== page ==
QR codes look like barcodes, and in essence they do the same thing: let a scanner link a picture to a piece of information. In the grocery store, it's the price of that box of cereal. Here, it's the link to my document. QR codes can be recognized by any device which has two important things: a camera, and a QR app. There are many free apps for virtually all platforms that can read QR codes-- a quick Google search will get you what you need. All of your musicians will need both of these (i.e. a smartphone, tablet, netbook, etc.) for this to work. Before you throw this away for fear that your singers aren't already equipped, take a quick show of hands in your next rehearsal-- how many of you have a smartphone/tablet with camera on it? You'll probably be surprised!
(This is a QR code.)
Now that we've eased that fear, let's make a QR code. Once you opened up your Google Doc to anyone who has the link, the Doc gave you a very long link to access that page directly. It started with https://docs.google.com/document... -- if you didn't catch it, you can always find it by going back to the share screen (big blue button, top right corner). Copy the link to your clipboard (Ctrl+C).
We're going to create a code at Kaywa. Like many QR generators, it has a free version and a paid one-- the free version will suffice for our needs. Paste the link (Ctrl-V) into the Kaywa website, choose "Generate Free" and a QR code image will immediately appear. You can then copy that image directly from the website.
(Entering the code with the free Kaywa generator)
Okay… So What?
You now have a QR code that, when scanned, will automatically take a user to your document (in this case our retreat itinerary). This image can be printed and put on a music stand for people to scan as they enter/leave the rehearsal, or projected up on a wall for your singers to scan directly with no printing involved. An important distinction: remember that the QR code points to the link, not the file itself. This means that if you update the original Google Doc, you don't have to resend (or have them rescan or resave) anything-- your changes are automatically reflected in the document. Just let people know that the details have changed and ask them to look at the Google Doc again, and your changes are automatically there for them.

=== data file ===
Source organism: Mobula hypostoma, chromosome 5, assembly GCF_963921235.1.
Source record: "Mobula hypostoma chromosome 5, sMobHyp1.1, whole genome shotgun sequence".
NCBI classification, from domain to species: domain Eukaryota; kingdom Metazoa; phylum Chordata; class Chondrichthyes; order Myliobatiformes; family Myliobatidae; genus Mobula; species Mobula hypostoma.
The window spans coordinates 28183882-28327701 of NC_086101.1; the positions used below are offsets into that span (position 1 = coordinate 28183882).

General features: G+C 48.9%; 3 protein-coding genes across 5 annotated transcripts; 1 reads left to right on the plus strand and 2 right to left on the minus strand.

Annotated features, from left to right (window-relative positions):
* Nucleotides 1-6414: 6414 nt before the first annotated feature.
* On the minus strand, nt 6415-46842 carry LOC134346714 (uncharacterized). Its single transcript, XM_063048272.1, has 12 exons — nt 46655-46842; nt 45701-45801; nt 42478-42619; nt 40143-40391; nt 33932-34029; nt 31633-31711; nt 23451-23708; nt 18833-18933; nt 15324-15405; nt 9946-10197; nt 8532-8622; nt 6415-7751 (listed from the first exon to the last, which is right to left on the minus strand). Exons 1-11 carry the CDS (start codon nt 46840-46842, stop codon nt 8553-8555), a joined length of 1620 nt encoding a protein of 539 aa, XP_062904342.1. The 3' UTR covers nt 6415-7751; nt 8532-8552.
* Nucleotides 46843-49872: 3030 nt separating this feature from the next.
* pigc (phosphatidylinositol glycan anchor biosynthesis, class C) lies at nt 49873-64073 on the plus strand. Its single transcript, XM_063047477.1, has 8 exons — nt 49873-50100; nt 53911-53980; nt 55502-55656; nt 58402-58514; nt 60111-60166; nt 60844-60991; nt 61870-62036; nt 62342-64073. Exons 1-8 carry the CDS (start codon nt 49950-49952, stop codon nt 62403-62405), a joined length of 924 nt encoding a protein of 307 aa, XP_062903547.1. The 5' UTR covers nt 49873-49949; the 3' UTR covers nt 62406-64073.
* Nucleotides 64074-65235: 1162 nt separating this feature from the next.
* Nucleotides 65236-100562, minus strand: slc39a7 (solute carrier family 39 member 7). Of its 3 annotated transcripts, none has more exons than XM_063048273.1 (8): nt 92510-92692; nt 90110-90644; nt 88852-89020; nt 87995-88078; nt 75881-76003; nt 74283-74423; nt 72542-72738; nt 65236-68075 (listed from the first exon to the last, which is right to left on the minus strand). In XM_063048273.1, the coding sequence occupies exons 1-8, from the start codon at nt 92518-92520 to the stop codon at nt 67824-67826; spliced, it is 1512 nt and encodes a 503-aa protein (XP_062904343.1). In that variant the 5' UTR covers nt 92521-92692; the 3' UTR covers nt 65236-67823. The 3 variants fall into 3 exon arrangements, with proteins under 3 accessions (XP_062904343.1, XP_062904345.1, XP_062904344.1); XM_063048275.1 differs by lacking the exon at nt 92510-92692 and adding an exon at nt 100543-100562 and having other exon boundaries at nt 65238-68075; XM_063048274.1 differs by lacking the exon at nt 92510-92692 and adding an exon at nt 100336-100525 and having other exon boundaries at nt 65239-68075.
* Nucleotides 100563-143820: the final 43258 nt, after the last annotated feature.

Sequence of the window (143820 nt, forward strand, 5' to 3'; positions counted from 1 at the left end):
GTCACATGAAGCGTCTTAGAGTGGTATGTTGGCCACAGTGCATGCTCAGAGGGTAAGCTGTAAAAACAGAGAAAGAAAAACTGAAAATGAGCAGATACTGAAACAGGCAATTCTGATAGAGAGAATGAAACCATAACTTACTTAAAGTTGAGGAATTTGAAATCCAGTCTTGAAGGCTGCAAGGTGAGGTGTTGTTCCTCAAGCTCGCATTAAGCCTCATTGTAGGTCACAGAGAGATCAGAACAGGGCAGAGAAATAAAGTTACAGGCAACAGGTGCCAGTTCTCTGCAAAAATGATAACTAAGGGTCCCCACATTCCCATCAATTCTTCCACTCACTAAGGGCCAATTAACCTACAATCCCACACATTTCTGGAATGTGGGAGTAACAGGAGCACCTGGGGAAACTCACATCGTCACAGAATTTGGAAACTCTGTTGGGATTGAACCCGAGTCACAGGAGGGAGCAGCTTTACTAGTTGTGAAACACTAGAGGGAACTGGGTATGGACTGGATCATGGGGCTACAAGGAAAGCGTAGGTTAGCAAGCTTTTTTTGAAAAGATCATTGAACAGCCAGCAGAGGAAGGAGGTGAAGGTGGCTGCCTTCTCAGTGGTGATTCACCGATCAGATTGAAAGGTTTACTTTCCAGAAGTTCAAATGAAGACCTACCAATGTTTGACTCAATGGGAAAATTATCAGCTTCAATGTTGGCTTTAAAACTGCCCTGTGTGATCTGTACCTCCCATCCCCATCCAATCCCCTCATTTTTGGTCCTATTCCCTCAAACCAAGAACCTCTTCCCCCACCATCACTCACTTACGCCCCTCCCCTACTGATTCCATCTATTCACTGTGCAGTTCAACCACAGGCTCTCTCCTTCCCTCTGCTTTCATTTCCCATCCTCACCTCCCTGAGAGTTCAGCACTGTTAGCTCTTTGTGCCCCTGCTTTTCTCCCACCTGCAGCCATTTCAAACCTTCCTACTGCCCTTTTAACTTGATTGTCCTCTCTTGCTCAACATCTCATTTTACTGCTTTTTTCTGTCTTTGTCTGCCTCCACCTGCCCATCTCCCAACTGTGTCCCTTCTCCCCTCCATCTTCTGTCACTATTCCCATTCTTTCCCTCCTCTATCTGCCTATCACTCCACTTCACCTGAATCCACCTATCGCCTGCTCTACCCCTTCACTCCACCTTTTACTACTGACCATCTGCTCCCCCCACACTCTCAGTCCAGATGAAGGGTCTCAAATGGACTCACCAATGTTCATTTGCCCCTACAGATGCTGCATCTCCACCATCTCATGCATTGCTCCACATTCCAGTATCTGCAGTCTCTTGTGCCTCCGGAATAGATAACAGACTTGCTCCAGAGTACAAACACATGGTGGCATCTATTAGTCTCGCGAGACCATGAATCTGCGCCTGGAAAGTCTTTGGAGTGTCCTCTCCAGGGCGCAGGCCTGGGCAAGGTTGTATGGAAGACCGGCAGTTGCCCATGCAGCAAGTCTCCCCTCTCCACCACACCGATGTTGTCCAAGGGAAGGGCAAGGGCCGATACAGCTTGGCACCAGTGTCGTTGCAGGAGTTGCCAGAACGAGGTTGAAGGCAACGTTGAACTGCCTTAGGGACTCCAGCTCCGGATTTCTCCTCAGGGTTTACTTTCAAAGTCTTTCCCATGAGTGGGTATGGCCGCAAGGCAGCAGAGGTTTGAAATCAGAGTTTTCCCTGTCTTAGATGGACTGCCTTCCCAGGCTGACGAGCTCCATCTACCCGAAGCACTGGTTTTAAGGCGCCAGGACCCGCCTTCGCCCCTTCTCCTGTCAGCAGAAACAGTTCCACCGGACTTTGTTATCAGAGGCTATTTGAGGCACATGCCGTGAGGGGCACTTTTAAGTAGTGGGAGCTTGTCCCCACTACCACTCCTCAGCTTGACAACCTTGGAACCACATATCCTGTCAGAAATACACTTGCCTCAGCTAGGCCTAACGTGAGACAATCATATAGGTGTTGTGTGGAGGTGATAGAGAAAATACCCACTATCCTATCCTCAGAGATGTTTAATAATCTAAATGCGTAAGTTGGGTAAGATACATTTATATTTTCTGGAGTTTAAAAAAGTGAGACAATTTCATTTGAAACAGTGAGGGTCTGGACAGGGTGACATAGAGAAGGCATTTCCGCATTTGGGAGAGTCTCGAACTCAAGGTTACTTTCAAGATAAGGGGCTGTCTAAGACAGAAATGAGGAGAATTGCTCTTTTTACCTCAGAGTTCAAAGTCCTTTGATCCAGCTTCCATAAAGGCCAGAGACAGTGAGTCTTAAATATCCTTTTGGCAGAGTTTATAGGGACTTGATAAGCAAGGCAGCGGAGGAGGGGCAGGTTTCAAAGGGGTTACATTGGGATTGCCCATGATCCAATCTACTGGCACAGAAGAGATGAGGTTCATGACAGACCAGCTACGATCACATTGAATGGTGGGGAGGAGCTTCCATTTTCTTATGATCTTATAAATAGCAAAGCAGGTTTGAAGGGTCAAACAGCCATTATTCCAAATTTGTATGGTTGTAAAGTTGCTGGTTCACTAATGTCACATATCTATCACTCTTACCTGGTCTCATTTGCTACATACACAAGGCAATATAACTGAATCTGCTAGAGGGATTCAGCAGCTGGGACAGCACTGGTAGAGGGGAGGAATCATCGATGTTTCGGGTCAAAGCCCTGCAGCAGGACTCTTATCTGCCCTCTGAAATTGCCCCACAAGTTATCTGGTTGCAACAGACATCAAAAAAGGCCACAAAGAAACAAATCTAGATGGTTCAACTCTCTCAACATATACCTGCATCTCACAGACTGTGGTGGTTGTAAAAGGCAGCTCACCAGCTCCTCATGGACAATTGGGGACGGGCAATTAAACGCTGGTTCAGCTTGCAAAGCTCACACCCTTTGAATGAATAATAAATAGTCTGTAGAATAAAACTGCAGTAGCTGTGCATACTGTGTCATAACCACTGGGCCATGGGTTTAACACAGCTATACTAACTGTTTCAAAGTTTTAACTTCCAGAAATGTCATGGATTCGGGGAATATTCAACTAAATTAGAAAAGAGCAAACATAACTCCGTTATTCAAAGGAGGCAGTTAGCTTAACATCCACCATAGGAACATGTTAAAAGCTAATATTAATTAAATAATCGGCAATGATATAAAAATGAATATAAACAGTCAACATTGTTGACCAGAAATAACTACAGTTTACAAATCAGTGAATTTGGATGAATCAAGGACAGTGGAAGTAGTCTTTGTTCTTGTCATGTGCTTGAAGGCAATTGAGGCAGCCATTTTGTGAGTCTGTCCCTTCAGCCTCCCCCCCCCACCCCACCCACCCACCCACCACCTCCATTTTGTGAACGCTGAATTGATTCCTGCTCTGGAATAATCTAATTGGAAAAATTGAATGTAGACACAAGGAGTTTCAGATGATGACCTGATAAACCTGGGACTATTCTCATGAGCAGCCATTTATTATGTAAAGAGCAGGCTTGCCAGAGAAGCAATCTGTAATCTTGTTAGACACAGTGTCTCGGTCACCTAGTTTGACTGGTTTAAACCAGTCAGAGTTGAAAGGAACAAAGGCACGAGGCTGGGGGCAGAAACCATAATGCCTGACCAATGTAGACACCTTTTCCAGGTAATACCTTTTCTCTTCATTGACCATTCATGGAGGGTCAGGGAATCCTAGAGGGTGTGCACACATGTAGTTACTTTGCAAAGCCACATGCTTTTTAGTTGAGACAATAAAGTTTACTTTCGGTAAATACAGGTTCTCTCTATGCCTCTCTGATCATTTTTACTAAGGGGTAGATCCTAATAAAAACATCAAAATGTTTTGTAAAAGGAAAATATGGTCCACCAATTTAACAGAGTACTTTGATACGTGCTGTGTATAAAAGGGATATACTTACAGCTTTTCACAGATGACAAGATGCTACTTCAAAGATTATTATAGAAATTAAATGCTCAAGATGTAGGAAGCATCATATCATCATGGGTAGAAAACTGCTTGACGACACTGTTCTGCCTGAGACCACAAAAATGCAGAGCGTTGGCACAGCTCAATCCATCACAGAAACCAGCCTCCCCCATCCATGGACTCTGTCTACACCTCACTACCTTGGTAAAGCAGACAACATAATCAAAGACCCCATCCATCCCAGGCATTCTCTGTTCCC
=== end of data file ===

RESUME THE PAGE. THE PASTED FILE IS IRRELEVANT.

Let's Think Big!
QR codes can link to anything that a smartphone or tablet can do: videos, MP3s, existing webpages, etc. Do your printed programs have a section about fundraising? Make a video about your group's fundraising needs, and put a QR code in the program. As your audience is waiting for the concert to begin, they can do a quick scan and watch the video while they wait. Does the act of printing programs make you and your treasurer break out in hives? Write the program as a webpage instead and project the QR code on the wall of the stage-- invite people to download your new electronic (multimedia?) program while you save costs and paper. Is your group preparing to release a CD? Put a QR code linking to audio samples up on the wall. Do the same thing internally with listening examples for your musicians.
How About You?
Do you use QR codes in your rehearsals, performances or materials? How do you use them? Do you have any other ideas about how they could be used in your program? Comment below and let us know!